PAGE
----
Right temporal alpha oscillations as a neural mechanism for inhibiting obvious associations.
Proc Natl Acad Sci U S A. 2018 12 26;115(52):E12144-E12152
Authors: Luft CDB, Zioga I, Thompson NM, Banissy MJ, Bhattacharya J
Creative cognition requires mental exploration of remotely connected concepts while suppressing dominant ones. Across four experiments using different samples of participants, we provide evidence that right temporal alpha oscillations play a crucial role in inhibiting habitual thinking modes, thereby paving the way for accessing more remote ideas. In the first experiment, participants completed the compound remote associate task (RAT) in three separate sessions: during right temporal alpha (10 Hz) transcranial alternating current brain stimulation (tACS), left temporal alpha tACS, and sham tACS. Participants performed better under right tACS only on RAT items in which two of the three words shared misleading semantic associations. In the second experiment, we measured EEG while the participants solved RAT items with or without shared misleading associations. We observed an increase in right temporal alpha power when participants correctly solved RAT items with misleading semantic associations. The third experiment demonstrated that while solving divergent thinking tasks participants came up with more remote ideas when stimulated by right temporal alpha tACS. In the fourth experiment, we found that participants showed higher right temporal alpha power when generating more remote uses for common objects. These studies altogether indicate that right temporal alpha oscillations may support creativity by acting as a neural mechanism for an active inhibition of obvious semantic associations.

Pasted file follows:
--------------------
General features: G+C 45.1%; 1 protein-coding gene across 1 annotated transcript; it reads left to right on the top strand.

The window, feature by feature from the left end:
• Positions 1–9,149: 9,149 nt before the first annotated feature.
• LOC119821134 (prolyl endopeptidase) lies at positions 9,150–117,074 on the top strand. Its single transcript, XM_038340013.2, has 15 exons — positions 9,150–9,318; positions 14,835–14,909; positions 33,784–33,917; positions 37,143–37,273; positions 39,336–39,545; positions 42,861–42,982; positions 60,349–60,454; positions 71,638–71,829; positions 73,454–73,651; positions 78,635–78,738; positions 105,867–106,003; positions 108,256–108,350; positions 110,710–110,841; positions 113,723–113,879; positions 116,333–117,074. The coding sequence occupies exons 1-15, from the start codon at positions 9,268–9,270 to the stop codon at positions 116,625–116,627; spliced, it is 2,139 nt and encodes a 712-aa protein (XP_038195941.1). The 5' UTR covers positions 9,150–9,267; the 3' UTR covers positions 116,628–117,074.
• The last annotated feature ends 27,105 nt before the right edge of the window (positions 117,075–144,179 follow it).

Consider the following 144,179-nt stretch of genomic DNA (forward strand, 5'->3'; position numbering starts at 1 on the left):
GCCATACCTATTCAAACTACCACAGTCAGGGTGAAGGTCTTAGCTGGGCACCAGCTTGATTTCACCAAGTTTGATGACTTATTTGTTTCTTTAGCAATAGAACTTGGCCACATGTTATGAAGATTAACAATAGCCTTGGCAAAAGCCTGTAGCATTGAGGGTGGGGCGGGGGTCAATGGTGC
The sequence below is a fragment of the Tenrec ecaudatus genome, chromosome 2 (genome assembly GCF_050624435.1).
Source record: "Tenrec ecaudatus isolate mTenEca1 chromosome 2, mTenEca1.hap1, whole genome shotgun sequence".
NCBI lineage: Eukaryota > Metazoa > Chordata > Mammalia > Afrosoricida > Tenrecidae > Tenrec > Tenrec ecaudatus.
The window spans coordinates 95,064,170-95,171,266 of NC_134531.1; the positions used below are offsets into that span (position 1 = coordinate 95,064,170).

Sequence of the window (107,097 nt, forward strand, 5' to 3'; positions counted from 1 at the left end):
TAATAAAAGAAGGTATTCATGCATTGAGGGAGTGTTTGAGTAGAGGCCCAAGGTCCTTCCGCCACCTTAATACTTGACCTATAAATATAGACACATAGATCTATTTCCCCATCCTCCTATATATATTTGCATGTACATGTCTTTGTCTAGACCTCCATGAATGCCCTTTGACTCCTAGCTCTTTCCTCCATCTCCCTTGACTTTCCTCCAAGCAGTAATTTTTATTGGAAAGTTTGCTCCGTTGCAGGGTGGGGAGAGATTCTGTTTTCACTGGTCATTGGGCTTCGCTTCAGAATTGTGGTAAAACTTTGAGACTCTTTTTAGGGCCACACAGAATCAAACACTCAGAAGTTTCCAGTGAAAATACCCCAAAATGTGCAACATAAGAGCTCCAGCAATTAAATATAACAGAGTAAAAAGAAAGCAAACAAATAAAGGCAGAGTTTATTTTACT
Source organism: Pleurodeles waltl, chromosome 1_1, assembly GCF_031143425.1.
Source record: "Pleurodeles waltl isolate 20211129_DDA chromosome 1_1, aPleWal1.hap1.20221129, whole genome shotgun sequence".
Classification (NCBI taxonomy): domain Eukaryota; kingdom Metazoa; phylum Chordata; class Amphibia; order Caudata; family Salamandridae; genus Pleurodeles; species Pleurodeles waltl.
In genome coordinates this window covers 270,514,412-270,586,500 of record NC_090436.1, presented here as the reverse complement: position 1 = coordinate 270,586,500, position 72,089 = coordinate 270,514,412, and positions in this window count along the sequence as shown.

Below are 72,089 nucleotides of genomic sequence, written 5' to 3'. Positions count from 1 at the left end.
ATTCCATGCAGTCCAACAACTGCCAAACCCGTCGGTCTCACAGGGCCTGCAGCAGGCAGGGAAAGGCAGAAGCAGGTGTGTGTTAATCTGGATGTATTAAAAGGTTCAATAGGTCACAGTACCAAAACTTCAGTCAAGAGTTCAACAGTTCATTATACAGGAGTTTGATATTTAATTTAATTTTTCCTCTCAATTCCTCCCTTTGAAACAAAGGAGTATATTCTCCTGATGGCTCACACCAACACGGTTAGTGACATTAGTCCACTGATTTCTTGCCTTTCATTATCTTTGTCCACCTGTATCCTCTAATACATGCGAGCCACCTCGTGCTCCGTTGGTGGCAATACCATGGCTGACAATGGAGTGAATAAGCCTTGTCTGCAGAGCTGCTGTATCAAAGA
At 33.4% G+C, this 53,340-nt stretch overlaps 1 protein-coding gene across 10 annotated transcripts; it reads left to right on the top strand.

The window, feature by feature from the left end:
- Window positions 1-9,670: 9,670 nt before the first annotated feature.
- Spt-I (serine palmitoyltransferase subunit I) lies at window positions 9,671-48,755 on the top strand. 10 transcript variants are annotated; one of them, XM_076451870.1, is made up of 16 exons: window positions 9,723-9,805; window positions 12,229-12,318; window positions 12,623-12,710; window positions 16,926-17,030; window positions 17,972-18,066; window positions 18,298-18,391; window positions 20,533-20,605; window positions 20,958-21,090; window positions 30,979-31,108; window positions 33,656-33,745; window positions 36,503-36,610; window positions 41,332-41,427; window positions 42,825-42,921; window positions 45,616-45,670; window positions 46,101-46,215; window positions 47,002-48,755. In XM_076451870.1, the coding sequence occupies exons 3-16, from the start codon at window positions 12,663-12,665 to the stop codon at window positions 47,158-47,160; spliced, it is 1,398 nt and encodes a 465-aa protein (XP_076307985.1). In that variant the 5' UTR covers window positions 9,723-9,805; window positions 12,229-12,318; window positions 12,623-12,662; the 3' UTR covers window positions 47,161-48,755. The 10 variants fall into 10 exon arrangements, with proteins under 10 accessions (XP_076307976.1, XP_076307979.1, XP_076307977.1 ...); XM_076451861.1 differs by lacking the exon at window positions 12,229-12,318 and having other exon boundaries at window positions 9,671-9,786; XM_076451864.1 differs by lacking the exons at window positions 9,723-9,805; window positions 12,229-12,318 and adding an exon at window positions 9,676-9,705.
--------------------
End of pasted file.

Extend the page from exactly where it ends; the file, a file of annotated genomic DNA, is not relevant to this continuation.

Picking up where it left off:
PMID: 30541890 [PubMed – indexed for MEDLINE]